Before this offseason, the Washington Capitals were everything Alexander Semin had experienced in the NHL. After signing a one-year deal with the Carolina Hurricanes, Semin’s agent made it clear that his leaving had nothing to do with not liking Washington.
This was about hockey and the need to do more on the ice.
“For Alex professionally he needed a fresh start,” agent Mark Gandler said. “He needed short-handed time, he needed to be in the last minute of the game on the ice, if he deserves it. He wants to have basically an extended role.
“We waited for the last couple years and that did not come. And that is not a problem. That’s the organization’s prerogative, and they did what they felt was in the best interest of the organization. But we also, with the ability to move as a free agent, needed to do what’s best for Alex’s career. And I think this fresh start is going to be very helpful for people to see what Alex brings to the table when they isolate sort of the spotlight on him.”
Semin had the spotlight with the Caps as one of the “Young Guns” and the longest-tenured player on the roster. It’s hard to find a player more polarizing to fans and pundits, but there doesn’t seem to be anything but positive feelings of the past eight seasons.
“I can tell you that the most fond memory and just golden memory of his tenure in Washington are the fans. There’s no question about it that this is a tremendous fan base that’s treated Alex like gold,” Gandler said. “There was just absolutely amazing reception everywhere he went, in Arlington, in D.C. His neighbors, everybody, contractors, everyone who touched on his life, he was tremendously supportive. He will never forget it. There’s no question about it. That was the hardest thing of leaving is the city with its fans, the whole area that was just Caps crazy and who appreciated the talent that Alex has had and appreciated the team even though they were not always successful.”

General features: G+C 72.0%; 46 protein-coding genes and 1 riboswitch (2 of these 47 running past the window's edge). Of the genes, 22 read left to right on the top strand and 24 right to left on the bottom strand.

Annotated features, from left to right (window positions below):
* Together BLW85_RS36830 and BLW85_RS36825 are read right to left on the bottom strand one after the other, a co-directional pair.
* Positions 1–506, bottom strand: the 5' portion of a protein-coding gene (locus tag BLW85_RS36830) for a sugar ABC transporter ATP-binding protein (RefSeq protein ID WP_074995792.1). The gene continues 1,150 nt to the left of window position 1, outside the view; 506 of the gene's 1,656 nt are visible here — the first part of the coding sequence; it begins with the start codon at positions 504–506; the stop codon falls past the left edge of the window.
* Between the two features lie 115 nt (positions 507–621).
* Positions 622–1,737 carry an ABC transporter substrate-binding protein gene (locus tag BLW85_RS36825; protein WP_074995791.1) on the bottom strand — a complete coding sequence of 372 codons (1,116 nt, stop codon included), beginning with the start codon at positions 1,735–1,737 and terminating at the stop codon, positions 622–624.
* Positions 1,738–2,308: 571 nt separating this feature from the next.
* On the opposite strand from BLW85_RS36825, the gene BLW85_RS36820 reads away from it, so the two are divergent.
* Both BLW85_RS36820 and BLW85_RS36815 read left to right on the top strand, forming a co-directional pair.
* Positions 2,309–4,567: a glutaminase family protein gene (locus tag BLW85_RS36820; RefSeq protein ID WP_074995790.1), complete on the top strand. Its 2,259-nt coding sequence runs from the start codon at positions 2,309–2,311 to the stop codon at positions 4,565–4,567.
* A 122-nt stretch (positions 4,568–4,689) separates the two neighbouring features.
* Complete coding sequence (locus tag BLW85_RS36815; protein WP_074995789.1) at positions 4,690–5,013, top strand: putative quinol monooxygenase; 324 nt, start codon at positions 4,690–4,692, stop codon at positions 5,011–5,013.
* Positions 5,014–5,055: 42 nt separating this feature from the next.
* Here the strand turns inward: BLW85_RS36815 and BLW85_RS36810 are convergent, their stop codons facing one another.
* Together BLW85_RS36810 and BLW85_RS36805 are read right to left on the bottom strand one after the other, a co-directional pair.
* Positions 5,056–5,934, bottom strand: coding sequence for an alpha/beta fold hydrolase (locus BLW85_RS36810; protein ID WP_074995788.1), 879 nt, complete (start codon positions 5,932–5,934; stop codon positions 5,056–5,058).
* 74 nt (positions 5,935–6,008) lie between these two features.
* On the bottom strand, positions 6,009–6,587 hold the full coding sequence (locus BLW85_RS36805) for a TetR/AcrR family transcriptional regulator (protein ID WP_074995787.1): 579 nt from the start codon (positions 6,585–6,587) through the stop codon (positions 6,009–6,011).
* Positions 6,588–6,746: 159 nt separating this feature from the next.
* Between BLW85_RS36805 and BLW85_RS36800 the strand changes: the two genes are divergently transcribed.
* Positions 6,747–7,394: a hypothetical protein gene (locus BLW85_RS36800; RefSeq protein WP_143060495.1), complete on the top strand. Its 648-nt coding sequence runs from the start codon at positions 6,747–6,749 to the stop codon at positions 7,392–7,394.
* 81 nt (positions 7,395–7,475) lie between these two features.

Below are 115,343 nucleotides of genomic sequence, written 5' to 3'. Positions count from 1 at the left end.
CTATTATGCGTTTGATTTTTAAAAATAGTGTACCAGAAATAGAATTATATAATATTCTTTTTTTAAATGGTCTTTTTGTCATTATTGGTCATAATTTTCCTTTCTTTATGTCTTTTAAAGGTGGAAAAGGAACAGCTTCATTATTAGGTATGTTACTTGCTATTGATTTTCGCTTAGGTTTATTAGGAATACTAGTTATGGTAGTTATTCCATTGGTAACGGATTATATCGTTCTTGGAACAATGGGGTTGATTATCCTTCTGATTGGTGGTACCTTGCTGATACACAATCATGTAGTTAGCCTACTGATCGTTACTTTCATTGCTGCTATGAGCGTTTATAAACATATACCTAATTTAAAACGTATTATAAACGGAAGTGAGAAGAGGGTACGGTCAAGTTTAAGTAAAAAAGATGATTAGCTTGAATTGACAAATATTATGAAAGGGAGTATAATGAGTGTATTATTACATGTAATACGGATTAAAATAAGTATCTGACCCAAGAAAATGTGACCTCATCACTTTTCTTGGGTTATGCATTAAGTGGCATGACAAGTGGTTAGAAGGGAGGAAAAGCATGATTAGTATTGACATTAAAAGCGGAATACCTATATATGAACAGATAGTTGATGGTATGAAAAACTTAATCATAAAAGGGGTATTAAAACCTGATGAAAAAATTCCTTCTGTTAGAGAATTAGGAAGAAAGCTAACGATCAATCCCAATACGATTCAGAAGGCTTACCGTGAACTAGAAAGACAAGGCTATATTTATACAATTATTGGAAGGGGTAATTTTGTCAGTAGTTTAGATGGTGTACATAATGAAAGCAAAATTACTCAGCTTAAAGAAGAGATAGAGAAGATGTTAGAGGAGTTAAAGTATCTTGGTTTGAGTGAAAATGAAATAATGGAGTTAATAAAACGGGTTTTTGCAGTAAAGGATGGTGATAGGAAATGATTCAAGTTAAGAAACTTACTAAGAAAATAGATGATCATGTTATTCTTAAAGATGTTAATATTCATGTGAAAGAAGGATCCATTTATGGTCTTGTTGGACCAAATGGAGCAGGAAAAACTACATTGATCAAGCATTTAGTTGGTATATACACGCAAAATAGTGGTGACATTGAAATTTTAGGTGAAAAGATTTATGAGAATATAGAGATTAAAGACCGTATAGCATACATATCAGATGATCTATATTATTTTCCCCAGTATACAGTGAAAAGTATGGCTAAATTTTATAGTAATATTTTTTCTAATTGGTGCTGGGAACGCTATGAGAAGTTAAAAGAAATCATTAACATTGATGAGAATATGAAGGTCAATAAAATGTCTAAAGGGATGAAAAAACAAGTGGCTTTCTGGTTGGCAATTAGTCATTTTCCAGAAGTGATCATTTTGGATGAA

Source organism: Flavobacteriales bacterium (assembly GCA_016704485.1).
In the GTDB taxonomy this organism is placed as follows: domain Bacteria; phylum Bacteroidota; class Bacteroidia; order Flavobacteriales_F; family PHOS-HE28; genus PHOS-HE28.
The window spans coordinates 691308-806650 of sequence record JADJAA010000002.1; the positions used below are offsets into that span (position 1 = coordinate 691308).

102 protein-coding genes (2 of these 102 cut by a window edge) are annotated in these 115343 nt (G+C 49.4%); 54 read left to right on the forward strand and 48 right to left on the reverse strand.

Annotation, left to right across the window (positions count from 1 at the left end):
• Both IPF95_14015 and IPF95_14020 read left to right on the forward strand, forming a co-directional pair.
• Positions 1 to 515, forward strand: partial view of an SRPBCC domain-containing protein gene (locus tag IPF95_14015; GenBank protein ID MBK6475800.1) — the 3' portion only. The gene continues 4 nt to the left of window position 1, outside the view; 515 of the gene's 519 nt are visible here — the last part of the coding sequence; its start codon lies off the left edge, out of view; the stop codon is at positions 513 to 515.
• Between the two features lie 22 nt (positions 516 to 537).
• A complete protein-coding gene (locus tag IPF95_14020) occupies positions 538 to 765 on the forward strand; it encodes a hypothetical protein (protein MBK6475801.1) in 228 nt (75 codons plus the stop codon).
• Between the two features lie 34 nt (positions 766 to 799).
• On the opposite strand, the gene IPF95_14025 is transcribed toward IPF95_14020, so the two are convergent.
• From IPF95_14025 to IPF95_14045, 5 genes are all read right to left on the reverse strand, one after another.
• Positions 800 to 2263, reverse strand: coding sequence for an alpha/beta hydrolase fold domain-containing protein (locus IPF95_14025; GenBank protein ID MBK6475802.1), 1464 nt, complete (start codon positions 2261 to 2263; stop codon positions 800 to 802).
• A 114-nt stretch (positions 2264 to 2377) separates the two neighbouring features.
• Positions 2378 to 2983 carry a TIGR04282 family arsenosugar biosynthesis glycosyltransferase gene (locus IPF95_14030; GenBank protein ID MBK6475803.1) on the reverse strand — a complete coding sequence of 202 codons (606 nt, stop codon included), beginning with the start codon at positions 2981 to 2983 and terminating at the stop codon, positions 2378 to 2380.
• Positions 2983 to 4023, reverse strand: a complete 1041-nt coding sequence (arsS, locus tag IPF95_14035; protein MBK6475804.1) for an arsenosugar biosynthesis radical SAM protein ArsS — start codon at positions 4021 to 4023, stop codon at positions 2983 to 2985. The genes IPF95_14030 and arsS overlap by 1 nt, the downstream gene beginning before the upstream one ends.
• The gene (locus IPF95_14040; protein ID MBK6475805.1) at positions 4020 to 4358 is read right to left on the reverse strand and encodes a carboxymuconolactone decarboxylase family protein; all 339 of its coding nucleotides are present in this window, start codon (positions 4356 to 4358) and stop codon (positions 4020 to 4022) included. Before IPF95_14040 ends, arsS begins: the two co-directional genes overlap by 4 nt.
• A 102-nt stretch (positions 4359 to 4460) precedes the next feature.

With the Hurricanes, Semin will be paid even more money ($7 million) this season than he earned for any one year with the Caps. And he’ll be asked to do as much under Kirk Muller as he did at times under Bruce Boudreau: killing penalties and more.
“We all understand that every player has to deserve his ice time. But having said that, yes, they plan to use him in all situations,” Gandler said. “Carolina uses their best players to kill penalties. There is no question about it. So it’s not just a promise. I don’t accept promises of ice time. I just want to know what the intentions are. And the intentions here are to use him in all situations.”
This is a one-year prove-it contract, even with the raise from 2011-12. To prove he deserves a multi-year contract, Seminhas to avoid some past pitfalls, like stick fouls and mental lapses.
“I think he needs to stay consistent, not to get frustrated. Just worry about doing his thing and do what he does best, which is shoot the puck, make plays, play defense, backcheck,” Gandler said. “He just should not get frustrated when things sometimes don’t go his way. That is probably the biggest change that he’d need to make.”